Richard Norman (Dick) Manchester

By September 19th, 2014

Dr Manchester, an Honorary Fellow with CSIRO Astronomy and Space Science, is a world-leading authority on pulsars. During his career Dick Manchester has led teams that have discovered more than 1700 pulsars, about sixty per cent of all pulsars now known.

The early years

Richard Norman (Dick) Manchester was born in Greymouth on the West Coast of New Zealand on 5 June 1942, but grew up in a small town, Waimate, in South Canterbury on the east coast of the South Island. He retains New Zealand citizenship but became an Australian citizen in 2008.

His early education was at Waimate Primary School and Waimate High School. In 1960, he began an Engineering course at the University of Canterbury, Christchurch with a studentship from the New Zealand Post Office. However, after one year, he decided that a career in science looked more interesting and, much to his banker father’s chagrin, but also support in the form of a loan, paid back in full the money provided by the studentship. He went on to graduate in 1964 with First-Class Honours in Physics, receiving the Haydon Prize in Physics in 1962 and becoming a Senior Scholar of the University of Canterbury in 1963. In 1964, he was awarded a prestigious Internal Postgraduate Scholarship by the University of Canterbury and began a PhD in the ionospheric research group led by the then Reader in Physics, Dr CD Ellyett.

In February 1965, Dr Ellyett was appointed Professor of Physics at the University of Newcastle, Australia, and took with him to Newcastle five members of his research group, including Dick as its junior member. On arriving in Australia, Dick changed research topics to study geomagnetic micropulsations – tiny fluctuations in the Earth’s magnetic field at frequencies of about 1 Hz. These are generated by solar disturbances in the outer magnetoshphere propagating down to the auroral zones and then to mid-latitude and equatorial regions. Dick had the idea that the propagation away from the auroral zones was in a duct or waveguide formed by the F2 region of the ionosphere. With support from the University of Newcastle, he set up recording stations near Hobart and near Newcastle and showed that the propagation northward was at the expected Alfvén velocity and, furthermore, that the measured delays were correlated with f0F2, the F2-region critical frequency, thereby proving the hypothesis.

He graduated with a PhD in Physics from the University of Newcastle in 1969. Not long after his arrival in Newcastle, Dick met Barbara A Nicholson, then a student in the Science Faculty. Barbara went on to complete a BSc with First-Class Honours in Mathematics and an MSc in Theoretical Physics. They were married in February 1967 and have three children.

Postdoctoral Studies at CSIRO

Toward the end of his PhD, Dick was pondering his future and decided to investigate a career in radio astronomy. His interest in astronomy, and radio astronomy in particular, had been sparked by various Christmas and birthday presents from his uncle, then a senior engineer with the New Zealand Electricity Department. Aware that the CSIRO had a great reputation in radio astronomy, he and Barbara arranged to visit John Bolton at Parkes in November 1967, to investigate the possibility of an overseas postdoctoral position in astronomy. John was not particularly encouraging on that possibility, but then offered him a job at Parkes (see also Parkes radio telescope construction).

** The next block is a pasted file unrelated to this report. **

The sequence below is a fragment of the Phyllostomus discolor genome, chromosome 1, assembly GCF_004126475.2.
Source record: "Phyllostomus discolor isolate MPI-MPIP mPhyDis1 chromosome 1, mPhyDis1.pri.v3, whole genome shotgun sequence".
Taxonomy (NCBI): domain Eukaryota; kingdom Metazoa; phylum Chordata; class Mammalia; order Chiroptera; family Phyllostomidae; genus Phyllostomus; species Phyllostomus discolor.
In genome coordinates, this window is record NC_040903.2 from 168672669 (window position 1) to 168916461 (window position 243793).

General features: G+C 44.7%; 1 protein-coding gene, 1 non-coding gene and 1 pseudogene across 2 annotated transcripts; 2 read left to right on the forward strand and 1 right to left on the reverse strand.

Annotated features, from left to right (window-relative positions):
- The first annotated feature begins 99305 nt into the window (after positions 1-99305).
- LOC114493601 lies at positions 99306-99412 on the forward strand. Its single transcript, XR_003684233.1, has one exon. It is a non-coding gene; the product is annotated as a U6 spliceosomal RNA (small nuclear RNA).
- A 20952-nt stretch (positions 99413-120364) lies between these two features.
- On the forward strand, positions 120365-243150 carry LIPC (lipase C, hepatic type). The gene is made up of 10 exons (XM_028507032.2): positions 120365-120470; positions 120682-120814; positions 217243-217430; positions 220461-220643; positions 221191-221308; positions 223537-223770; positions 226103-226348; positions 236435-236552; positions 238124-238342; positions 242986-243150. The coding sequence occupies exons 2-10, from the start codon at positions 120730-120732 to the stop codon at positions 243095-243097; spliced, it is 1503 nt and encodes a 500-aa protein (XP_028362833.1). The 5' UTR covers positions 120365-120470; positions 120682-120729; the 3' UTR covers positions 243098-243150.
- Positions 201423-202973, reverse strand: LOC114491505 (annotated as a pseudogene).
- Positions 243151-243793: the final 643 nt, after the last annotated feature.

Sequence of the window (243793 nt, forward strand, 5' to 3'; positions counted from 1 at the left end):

In early 1968, the Parkes laboratory was to take delivery of its first computer, a PDP-9, and the bargain was that they would teach him astronomy if he programed the new computer, and so it turned out. Dick and Barbara moved to Parkes in February 1968, staying at the Bolton’s house for the first couple of months (since John and his wife Letty were overseas at the time), and looking after their 20-year-old cat ‘Sweetie Pie’ who would eat nothing but chopped lamb kidneys and 3-day-old curdled milk.

The computer was delivered in April 1969, and Dick wrote assembler-language routines for reading in basic parameters like the telescope position and universal and sidereal time. He also wrote the first program for recording and analysing telescope data, measuring the position and flux density of radio sources from scans through their position.

By coincidence, the date of Dick’s commencement at Parkes was just 12 days before the announcement in Nature of the discovery of the first pulsar. Although he was present in the telescope control room on March 8 1968, when the first pulsar recordings were made (the best of which featured on the original Australian $50 note along with the telescope itself), he didn’t get much involved with pulsar astronomy until February 1969 when he helped V Radhakrishnan make observations of the Vela pulsar. These observations formed the genesis of the so-called ‘rotating vector model’ for pulsars and resulted in the discovery of the first known pulsar ‘glitch’, a sudden decrease in the pulsar period by about a part in a million.

Postdoctoral and faculty appointments in the USA

In July 1969, he took up a postdoctoral fellowship at the National Radio Astronomy Observatory (NRAO) in Charlottesville, Virginia, where he followed up the interest triggered by the Parkes observations, making the first large-scale measurements of pulsar polarisation and Faraday rotation.

During his two years at NRAO, Dick began a collaboration with Joe Taylor and Richard Huguenin, both then at the University of Massachusetts in Amherst. This led to his appointment to a faculty position at the University of Massachusetts in 1971, where he remained until 1974.

Return to CSIRO

In 1974, Dick returned to take up a Senior Research Scientist position at the CSIRO Division of Radiophysics, then just relocated at Epping. He spent much of the first year or so completing the book Pulsars, written in collaboration with Joe Taylor and published in 1977. This was the first monograph on pulsars and was a highly cited reference work for more than 30 years.